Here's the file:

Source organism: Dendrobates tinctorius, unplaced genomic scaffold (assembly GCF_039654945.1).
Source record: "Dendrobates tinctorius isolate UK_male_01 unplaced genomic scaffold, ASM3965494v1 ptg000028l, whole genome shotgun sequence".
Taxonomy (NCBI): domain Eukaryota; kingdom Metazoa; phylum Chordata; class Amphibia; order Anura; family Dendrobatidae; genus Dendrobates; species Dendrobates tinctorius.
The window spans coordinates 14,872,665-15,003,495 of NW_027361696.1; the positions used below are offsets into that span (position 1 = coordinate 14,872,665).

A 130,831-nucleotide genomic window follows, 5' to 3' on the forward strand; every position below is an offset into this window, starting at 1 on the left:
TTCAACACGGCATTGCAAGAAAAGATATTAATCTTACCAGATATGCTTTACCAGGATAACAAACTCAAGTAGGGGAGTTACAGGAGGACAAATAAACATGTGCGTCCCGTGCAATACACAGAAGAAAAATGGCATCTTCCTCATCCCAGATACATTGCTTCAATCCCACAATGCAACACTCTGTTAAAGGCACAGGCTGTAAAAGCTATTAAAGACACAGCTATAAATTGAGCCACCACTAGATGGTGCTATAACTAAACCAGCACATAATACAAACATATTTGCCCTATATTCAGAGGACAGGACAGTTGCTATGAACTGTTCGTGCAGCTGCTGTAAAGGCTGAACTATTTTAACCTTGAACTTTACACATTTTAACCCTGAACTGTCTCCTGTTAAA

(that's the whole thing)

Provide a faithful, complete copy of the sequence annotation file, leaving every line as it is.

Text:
Source organism: Dendrobates tinctorius, unplaced genomic scaffold (assembly GCF_039654945.1).
Source record: "Dendrobates tinctorius isolate UK_male_01 unplaced genomic scaffold, ASM3965494v1 ptg000028l, whole genome shotgun sequence".
Taxonomy (NCBI): domain Eukaryota; kingdom Metazoa; phylum Chordata; class Amphibia; order Anura; family Dendrobatidae; genus Dendrobates; species Dendrobates tinctorius.
The window spans coordinates 14,872,665-15,003,495 of NW_027361696.1; the positions used below are offsets into that span (position 1 = coordinate 14,872,665).

A 130,831-nucleotide genomic window follows, 5' to 3' on the forward strand; every position below is an offset into this window, starting at 1 on the left:
TTCAACACGGCATTGCAAGAAAAGATATTAATCTTACCAGATATGCTTTACCAGGATAACAAACTCAAGTAGGGGAGTTACAGGAGGACAAATAAACATGTGCGTCCCGTGCAATACACAGAAGAAAAATGGCATCTTCCTCATCCCAGATACATTGCTTCAATCCCACAATGCAACACTCTGTTAAAGGCACAGGCTGTAAAAGCTATTAAAGACACAGCTATAAATTGAGCCACCACTAGATGGTGCTATAACTAAACCAGCACATAATACAAACATATTTGCCCTATATTCAGAGGACAGGACAGTTGCTATGAACTGTTCGTGCAGCTGCTGTAAAGGCTGAACTATTTTAACCTTGAACTTTACACATTTTAACCCTGAACTGTCTCCTGTTAAA